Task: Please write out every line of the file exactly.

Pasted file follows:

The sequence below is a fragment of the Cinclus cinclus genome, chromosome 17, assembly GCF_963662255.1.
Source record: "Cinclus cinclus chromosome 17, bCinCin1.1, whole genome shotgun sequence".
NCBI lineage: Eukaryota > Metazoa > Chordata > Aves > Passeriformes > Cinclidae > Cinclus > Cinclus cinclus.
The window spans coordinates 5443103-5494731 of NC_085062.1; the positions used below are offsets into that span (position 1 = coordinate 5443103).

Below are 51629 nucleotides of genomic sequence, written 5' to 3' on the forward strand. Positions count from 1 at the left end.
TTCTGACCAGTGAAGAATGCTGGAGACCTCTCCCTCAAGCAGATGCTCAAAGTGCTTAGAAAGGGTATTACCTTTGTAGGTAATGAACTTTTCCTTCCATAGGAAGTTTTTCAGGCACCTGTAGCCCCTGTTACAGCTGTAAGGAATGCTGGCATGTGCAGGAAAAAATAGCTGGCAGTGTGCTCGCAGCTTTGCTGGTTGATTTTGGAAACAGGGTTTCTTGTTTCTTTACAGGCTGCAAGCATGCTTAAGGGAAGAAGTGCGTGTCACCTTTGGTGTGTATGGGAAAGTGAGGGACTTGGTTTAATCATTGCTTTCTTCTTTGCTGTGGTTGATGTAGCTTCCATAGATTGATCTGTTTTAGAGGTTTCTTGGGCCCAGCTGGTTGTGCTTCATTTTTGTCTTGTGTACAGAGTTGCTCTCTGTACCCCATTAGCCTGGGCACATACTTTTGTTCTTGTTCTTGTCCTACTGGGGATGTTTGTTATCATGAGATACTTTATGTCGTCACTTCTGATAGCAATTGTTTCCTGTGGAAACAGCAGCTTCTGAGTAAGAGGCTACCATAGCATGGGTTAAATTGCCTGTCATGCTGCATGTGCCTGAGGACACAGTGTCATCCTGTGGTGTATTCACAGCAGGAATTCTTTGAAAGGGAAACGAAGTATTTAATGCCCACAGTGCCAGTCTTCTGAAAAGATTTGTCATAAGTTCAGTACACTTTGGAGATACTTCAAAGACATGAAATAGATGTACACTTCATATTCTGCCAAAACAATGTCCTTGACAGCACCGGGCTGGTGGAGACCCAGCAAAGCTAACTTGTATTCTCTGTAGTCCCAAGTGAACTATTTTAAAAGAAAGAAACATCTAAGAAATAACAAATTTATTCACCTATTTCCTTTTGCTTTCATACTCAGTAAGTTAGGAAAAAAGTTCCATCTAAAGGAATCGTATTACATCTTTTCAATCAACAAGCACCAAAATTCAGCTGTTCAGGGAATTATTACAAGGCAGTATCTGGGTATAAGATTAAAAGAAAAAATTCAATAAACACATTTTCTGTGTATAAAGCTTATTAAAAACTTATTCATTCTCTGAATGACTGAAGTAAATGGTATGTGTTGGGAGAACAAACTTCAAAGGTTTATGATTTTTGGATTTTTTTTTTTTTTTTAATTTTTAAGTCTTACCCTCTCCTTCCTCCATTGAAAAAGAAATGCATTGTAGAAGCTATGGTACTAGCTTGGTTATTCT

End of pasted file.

The sequence below is a fragment of the Cinclus cinclus genome, chromosome 17, assembly GCF_963662255.1.
Source record: "Cinclus cinclus chromosome 17, bCinCin1.1, whole genome shotgun sequence".
NCBI lineage: Eukaryota > Metazoa > Chordata > Aves > Passeriformes > Cinclidae > Cinclus > Cinclus cinclus.
The window spans coordinates 5443103-5494731 of NC_085062.1; the positions used below are offsets into that span (position 1 = coordinate 5443103).

Below are 51629 nucleotides of genomic sequence, written 5' to 3' on the forward strand. Positions count from 1 at the left end.
TTCTGACCAGTGAAGAATGCTGGAGACCTCTCCCTCAAGCAGATGCTCAAAGTGCTTAGAAAGGGTATTACCTTTGTAGGTAATGAACTTTTCCTTCCATAGGAAGTTTTTCAGGCACCTGTAGCCCCTGTTACAGCTGTAAGGAATGCTGGCATGTGCAGGAAAAAATAGCTGGCAGTGTGCTCGCAGCTTTGCTGGTTGATTTTGGAAACAGGGTTTCTTGTTTCTTTACAGGCTGCAAGCATGCTTAAGGGAAGAAGTGCGTGTCACCTTTGGTGTGTATGGGAAAGTGAGGGACTTGGTTTAATCATTGCTTTCTTCTTTGCTGTGGTTGATGTAGCTTCCATAGATTGATCTGTTTTAGAGGTTTCTTGGGCCCAGCTGGTTGTGCTTCATTTTTGTCTTGTGTACAGAGTTGCTCTCTGTACCCCATTAGCCTGGGCACATACTTTTGTTCTTGTTCTTGTCCTACTGGGGATGTTTGTTATCATGAGATACTTTATGTCGTCACTTCTGATAGCAATTGTTTCCTGTGGAAACAGCAGCTTCTGAGTAAGAGGCTACCATAGCATGGGTTAAATTGCCTGTCATGCTGCATGTGCCTGAGGACACAGTGTCATCCTGTGGTGTATTCACAGCAGGAATTCTTTGAAAGGGAAACGAAGTATTTAATGCCCACAGTGCCAGTCTTCTGAAAAGATTTGTCATAAGTTCAGTACACTTTGGAGATACTTCAAAGACATGAAATAGATGTACACTTCATATTCTGCCAAAACAATGTCCTTGACAGCACCGGGCTGGTGGAGACCCAGCAAAGCTAACTTGTATTCTCTGTAGTCCCAAGTGAACTATTTTAAAAGAAAGAAACATCTAAGAAATAACAAATTTATTCACCTATTTCCTTTTGCTTTCATACTCAGTAAGTTAGGAAAAAAGTTCCATCTAAAGGAATCGTATTACATCTTTTCAATCAACAAGCACCAAAATTCAGCTGTTCAGGGAATTATTACAAGGCAGTATCTGGGTATAAGATTAAAAGAAAAAATTCAATAAACACATTTTCTGTGTATAAAGCTTATTAAAAACTTATTCATTCTCTGAATGACTGAAGTAAATGGTATGTGTTGGGAGAACAAACTTCAAAGGTTTATGATTTTTGGATTTTTTTTTTTTTTTTAATTTTTAAGTCTTACCCTCTCCTTCCTCCATTGAAAAAGAAATGCATTGTAGAAGCTATGGTACTAGCTTGGTTATTCT